We put new custom features into shows using an ethical version of AI
“Turn away now if you don’t want to know the score,” they told the news before releasing the football results. But imagine if your TV knew which teams you were watching, which results to remember, or knew it was ignoring football altogether and telling you about something else. With media personalization, which we are working on with the BBC, this kind of thing becomes possible.
Significant challenges remain to scale live production, but there are other aspects of media personalization that are closer. Indeed, media personalization already exists to some extent. It’s like your BBC iPlayer or Netflix suggesting content based on what you’ve watched previously, or your Spotify curation playlists that you might like.
But what we’re talking about is customization within the program. This may include adjusting the length of the program (you may be offered an abbreviated or extended version), adding subtitles or graphics, or improving the dialogue (to make it more intelligible if, for example , you are in a noisy place or if your hearing is starting to go). Or it may include providing additional program-related information (much like you can access now with the BBC’s red button).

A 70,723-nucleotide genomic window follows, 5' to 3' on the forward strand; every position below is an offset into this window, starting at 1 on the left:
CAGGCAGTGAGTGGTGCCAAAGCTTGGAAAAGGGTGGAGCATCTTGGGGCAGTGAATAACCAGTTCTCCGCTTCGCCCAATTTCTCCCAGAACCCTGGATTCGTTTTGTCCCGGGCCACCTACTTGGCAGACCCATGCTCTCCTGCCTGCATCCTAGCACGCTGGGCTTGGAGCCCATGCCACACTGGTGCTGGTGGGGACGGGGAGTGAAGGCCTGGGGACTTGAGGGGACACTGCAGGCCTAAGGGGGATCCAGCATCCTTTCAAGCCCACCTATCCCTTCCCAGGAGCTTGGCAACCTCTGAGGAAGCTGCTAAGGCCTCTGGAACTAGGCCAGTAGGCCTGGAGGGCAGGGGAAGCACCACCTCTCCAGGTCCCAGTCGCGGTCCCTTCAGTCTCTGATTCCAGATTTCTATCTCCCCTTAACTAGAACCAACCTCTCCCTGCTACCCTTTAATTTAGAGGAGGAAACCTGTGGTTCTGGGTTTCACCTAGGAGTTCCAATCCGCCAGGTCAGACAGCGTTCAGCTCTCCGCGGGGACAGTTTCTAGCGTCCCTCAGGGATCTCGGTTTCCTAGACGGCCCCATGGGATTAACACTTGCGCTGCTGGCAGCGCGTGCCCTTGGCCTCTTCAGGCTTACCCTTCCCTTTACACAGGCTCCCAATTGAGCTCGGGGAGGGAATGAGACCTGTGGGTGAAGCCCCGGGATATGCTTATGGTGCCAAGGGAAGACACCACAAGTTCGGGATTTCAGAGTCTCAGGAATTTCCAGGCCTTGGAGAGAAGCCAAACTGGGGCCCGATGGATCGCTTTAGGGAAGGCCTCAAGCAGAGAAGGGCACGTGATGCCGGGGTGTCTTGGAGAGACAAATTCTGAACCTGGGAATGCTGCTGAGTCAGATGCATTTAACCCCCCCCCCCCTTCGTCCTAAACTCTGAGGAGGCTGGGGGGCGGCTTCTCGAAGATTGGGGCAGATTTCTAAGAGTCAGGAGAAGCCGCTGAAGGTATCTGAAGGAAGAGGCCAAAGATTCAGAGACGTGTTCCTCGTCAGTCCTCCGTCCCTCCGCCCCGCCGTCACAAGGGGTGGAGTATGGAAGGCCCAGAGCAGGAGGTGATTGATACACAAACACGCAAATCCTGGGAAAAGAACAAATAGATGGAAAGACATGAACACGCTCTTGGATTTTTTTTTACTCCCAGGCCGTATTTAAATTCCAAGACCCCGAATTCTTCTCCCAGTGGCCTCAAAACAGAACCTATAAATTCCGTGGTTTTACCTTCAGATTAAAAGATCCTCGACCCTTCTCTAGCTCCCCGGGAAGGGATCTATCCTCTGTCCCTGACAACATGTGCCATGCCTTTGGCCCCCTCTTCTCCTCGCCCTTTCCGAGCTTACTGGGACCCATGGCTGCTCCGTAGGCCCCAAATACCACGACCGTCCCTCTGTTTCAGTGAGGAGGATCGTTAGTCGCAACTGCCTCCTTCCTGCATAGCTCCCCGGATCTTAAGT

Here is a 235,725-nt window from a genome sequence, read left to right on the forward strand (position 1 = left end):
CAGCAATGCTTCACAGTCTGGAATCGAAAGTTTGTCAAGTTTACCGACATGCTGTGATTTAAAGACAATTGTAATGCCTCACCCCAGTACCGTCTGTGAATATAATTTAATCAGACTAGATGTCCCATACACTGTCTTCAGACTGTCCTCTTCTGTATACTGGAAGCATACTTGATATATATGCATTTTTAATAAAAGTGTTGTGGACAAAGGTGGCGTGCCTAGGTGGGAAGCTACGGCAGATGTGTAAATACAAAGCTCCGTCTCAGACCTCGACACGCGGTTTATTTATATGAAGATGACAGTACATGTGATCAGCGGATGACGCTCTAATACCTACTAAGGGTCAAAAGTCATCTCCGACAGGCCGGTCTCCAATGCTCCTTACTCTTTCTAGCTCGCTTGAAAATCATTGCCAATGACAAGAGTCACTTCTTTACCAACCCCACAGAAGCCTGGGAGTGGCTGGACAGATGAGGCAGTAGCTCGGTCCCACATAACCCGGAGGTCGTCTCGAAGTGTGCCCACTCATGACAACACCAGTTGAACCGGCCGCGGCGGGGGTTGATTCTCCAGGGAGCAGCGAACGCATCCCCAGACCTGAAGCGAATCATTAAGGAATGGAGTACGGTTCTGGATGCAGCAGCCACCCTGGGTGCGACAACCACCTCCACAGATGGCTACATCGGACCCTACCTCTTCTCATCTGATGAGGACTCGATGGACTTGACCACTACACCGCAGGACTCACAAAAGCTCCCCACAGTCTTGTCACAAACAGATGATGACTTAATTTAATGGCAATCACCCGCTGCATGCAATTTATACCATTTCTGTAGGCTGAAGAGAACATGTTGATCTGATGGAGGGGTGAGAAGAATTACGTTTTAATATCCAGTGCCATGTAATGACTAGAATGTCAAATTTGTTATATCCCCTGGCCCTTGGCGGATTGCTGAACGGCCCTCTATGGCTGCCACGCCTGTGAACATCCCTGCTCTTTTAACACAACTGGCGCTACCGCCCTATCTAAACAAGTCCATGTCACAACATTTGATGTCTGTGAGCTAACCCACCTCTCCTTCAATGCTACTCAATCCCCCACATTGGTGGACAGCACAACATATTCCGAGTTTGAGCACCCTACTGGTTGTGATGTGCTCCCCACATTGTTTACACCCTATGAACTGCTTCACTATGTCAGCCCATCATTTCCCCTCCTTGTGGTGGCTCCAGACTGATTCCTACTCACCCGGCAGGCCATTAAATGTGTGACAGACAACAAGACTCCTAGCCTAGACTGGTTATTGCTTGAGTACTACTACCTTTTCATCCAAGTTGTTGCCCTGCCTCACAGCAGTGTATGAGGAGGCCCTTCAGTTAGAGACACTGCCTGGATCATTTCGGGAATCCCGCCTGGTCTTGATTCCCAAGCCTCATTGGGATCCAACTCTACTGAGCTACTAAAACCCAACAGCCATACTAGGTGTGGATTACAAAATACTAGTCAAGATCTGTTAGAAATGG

The big difference is that these features would not be generic. They would see shows repackaged to your own tastes and tailored to your needs, based on where you are, what devices you have connected, and what you are doing.
To deliver new kinds of media personalization to audiences at scale, these features will be powered by artificial intelligence (AI). AI works through machine learning, which performs tasks based on information from large datasets fed into it to train the system (an algorithm).
This is the subject of a partnership between the BBC and the Center for Vision, Speech and Signal Processing at the University of Surrey. Known as Artificial Intelligence for Personalized Media Experiences, or AI4ME, the partnership aims to help the BBC better serve audiences, especially new audiences.